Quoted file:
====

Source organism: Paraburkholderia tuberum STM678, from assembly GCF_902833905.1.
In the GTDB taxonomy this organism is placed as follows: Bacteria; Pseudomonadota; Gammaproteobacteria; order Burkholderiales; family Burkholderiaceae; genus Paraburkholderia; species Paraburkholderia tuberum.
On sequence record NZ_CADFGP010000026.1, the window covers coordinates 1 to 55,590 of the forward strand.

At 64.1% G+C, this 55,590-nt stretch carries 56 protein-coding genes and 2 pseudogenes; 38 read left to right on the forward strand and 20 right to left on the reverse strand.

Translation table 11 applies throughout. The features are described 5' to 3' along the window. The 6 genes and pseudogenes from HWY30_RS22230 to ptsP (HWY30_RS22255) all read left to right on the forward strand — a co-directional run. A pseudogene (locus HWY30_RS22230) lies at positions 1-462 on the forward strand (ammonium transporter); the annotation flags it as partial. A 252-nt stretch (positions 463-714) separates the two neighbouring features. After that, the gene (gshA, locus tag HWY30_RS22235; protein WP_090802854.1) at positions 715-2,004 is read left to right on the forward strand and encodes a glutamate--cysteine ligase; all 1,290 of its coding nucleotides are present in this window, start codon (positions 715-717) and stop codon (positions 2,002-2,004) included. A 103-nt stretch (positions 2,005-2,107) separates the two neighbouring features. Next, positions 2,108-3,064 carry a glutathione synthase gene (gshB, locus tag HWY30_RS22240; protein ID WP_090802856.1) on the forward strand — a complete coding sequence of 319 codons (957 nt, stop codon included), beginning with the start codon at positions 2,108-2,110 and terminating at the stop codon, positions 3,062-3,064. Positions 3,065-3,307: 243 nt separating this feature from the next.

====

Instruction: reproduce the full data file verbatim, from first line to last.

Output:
Source organism: Paraburkholderia tuberum STM678, from assembly GCF_902833905.1.
In the GTDB taxonomy this organism is placed as follows: Bacteria; Pseudomonadota; Gammaproteobacteria; order Burkholderiales; family Burkholderiaceae; genus Paraburkholderia; species Paraburkholderia tuberum.
On sequence record NZ_CADFGP010000026.1, the window covers coordinates 1 to 55,590 of the forward strand.

At 64.1% G+C, this 55,590-nt stretch carries 56 protein-coding genes and 2 pseudogenes; 38 read left to right on the forward strand and 20 right to left on the reverse strand.

Translation table 11 applies throughout. The features are described 5' to 3' along the window. The 6 genes and pseudogenes from HWY30_RS22230 to ptsP (HWY30_RS22255) all read left to right on the forward strand — a co-directional run. A pseudogene (locus HWY30_RS22230) lies at positions 1-462 on the forward strand (ammonium transporter); the annotation flags it as partial. A 252-nt stretch (positions 463-714) separates the two neighbouring features. After that, the gene (gshA, locus tag HWY30_RS22235; protein WP_090802854.1) at positions 715-2,004 is read left to right on the forward strand and encodes a glutamate--cysteine ligase; all 1,290 of its coding nucleotides are present in this window, start codon (positions 715-717) and stop codon (positions 2,002-2,004) included. A 103-nt stretch (positions 2,005-2,107) separates the two neighbouring features. Next, positions 2,108-3,064 carry a glutathione synthase gene (gshB, locus tag HWY30_RS22240; protein ID WP_090802856.1) on the forward strand — a complete coding sequence of 319 codons (957 nt, stop codon included), beginning with the start codon at positions 2,108-2,110 and terminating at the stop codon, positions 3,062-3,064. Positions 3,065-3,307: 243 nt separating this feature from the next.